Cycling: Pantani died of accidental cocaine overdose

The coroner's report into Marco Pantani's death has reached the conclusion that the 1998 Tour de France winner died of a cocaine overdose.

The coroner's report into Marco Pantani's death has reached the conclusion that the 1998 Tour de France winner died of a cocaine overdose.

The autopsy doctor, Giuseppe Fortuni, has yet to make his findings public, but judicial sources indicated yesterday that the coroner's report says the Italian died because of "an acute intoxication of cocaine, causing an edema [accumulation of liquid in the brain and lungs]."

The possibility that Pantani committed suicide has been all but discarded, given that the report states: "There are no concrete elements to support [such a] hypothesis].

The report is almost certainly the final piece in the jigsaw of the initial mystery surrounding Pantani's death. His body was discovered in a downmarket hotel room in the holiday resort of Rimini on the early evening of 14 February. He was 34 years old.

The coroner's conclusion would perhaps explain why Pantani had taken out around €20,000 [£13,400] in cash from a bank a few days before, as well as the presence of a white powder on his bedside table. It is also the last chapter in the story of an Italian sportsman who remained an iconic figure in his country despite being thrown out of the Tour of Italy in 1999 because of a failed hematocrit test - an indicator, but not proof, of the use of the banned drug EPO. But Pantani's popularity could not prevent him from entering a five-year spiral of diminishing success, an increasingly anarchic existence off the bike, and what has now been confirmed as illegal drug use.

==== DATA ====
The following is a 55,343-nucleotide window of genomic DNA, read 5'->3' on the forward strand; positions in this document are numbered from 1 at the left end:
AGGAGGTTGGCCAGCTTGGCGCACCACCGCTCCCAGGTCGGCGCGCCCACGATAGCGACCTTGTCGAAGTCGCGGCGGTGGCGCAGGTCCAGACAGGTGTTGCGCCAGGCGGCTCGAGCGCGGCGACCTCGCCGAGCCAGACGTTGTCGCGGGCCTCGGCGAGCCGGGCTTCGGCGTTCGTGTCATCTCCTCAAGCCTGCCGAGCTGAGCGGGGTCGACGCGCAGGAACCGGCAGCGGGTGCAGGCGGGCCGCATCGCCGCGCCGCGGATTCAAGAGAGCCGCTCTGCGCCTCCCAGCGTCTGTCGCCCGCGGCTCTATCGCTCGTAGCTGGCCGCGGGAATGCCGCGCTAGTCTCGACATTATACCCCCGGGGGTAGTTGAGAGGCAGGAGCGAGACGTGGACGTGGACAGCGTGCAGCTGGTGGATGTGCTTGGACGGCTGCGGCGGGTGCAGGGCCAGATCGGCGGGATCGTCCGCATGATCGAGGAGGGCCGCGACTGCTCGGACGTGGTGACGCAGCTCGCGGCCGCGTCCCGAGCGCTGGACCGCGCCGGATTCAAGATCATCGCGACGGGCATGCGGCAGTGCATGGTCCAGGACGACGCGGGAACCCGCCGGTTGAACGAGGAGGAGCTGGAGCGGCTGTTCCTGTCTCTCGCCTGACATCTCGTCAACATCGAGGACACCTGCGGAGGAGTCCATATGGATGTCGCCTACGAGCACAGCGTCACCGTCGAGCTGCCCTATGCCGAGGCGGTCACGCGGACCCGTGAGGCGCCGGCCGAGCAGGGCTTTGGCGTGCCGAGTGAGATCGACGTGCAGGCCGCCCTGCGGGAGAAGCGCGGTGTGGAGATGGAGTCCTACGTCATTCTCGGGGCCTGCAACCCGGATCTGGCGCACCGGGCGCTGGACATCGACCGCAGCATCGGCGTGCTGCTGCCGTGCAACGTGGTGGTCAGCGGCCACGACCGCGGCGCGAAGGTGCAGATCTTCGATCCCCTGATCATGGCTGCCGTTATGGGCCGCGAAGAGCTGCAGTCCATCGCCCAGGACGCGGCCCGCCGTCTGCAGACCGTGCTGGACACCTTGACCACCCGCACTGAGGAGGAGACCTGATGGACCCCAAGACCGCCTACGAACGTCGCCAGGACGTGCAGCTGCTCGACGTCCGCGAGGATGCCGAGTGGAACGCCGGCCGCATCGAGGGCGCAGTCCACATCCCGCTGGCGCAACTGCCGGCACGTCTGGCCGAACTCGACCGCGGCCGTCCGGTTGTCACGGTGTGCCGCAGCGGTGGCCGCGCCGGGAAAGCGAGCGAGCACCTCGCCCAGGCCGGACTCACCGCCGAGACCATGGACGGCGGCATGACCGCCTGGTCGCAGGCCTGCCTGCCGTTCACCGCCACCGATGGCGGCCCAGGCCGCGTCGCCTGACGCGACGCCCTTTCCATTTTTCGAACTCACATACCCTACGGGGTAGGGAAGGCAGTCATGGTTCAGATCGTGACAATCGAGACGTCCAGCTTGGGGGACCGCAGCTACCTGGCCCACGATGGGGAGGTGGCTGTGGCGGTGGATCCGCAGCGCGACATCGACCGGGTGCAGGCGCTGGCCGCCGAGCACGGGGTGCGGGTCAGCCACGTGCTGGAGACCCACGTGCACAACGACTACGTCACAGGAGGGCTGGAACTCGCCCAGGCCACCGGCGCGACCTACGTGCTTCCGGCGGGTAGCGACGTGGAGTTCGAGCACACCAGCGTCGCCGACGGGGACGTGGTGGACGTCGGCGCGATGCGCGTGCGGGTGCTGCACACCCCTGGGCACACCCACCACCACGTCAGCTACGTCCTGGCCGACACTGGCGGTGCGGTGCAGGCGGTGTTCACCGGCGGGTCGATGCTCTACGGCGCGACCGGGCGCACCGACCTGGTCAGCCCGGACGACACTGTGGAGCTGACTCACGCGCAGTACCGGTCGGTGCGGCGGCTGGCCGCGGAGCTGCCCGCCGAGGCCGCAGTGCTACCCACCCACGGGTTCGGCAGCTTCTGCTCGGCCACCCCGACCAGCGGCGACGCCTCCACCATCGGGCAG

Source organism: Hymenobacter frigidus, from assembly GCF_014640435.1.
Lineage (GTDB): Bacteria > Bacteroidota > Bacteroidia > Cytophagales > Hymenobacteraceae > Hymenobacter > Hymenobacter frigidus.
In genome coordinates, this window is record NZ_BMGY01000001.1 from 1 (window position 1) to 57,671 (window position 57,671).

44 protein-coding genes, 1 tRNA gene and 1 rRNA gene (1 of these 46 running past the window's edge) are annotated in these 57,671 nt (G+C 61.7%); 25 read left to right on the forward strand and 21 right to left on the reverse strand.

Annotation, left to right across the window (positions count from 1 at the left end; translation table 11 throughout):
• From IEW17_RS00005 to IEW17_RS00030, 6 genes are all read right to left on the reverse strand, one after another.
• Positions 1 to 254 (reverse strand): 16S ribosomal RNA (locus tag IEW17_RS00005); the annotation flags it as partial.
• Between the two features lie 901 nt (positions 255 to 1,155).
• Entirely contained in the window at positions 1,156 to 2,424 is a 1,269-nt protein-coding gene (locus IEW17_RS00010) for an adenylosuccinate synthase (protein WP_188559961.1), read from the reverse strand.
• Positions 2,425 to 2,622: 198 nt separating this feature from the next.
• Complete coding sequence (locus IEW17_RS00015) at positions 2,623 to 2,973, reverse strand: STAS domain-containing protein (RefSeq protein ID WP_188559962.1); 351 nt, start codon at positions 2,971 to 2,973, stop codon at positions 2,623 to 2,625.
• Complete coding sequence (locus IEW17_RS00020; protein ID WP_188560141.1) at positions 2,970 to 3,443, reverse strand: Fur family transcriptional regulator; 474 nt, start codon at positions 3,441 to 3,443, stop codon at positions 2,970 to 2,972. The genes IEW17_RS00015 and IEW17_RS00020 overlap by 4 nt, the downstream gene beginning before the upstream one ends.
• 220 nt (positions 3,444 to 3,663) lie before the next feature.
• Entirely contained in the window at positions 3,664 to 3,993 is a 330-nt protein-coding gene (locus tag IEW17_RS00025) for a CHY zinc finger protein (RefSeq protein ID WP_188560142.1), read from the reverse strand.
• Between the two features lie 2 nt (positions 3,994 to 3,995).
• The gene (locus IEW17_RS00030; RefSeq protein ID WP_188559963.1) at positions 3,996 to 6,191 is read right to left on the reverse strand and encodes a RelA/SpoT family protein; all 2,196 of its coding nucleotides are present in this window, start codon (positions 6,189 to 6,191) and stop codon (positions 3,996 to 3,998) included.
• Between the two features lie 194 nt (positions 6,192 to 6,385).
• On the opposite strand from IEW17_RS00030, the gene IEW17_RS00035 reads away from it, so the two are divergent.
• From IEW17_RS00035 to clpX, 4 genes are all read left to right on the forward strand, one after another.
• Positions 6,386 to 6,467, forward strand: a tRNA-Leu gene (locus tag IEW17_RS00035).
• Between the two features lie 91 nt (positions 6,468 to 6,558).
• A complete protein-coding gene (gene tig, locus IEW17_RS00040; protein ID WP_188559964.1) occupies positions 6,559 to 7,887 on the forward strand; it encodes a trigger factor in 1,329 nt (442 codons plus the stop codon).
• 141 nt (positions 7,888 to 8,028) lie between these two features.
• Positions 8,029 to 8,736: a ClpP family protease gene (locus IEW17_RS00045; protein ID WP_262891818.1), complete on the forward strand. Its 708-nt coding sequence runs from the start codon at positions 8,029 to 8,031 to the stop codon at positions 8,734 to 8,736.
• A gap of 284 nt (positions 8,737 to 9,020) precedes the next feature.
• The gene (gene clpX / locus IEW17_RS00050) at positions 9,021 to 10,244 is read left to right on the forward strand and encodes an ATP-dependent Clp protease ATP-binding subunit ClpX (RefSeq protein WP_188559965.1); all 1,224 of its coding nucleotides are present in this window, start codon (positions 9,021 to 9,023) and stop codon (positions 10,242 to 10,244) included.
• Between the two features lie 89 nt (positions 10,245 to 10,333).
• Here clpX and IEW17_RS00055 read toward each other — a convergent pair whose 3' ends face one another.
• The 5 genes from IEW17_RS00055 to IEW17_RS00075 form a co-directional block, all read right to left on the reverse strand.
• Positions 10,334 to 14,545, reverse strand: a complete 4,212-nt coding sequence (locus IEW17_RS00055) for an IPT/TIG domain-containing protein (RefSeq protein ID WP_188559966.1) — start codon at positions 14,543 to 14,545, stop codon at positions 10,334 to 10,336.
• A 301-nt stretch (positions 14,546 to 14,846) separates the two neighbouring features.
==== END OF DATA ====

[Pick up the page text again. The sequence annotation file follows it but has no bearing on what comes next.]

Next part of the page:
After finishing 14th in his last race, the 2003 Tour of Italy, Pantani seemed to go completely off the rails, falling out with his family and developing a frenetic night life. He had told friends that he wanted to go to a rehabilitation clinic in Bolivia this spring, but instead he made a lone, fatal trip to Rimini, spending the last five days of his life in the hotel room, half-barricaded in by furniture and barely communicating with the outside world.

"He gave his life to cycling." Italy's former world champion Mario Cipollini said recently. His life's grim finale, though, threatens to overshadow all Pantani's achievements.

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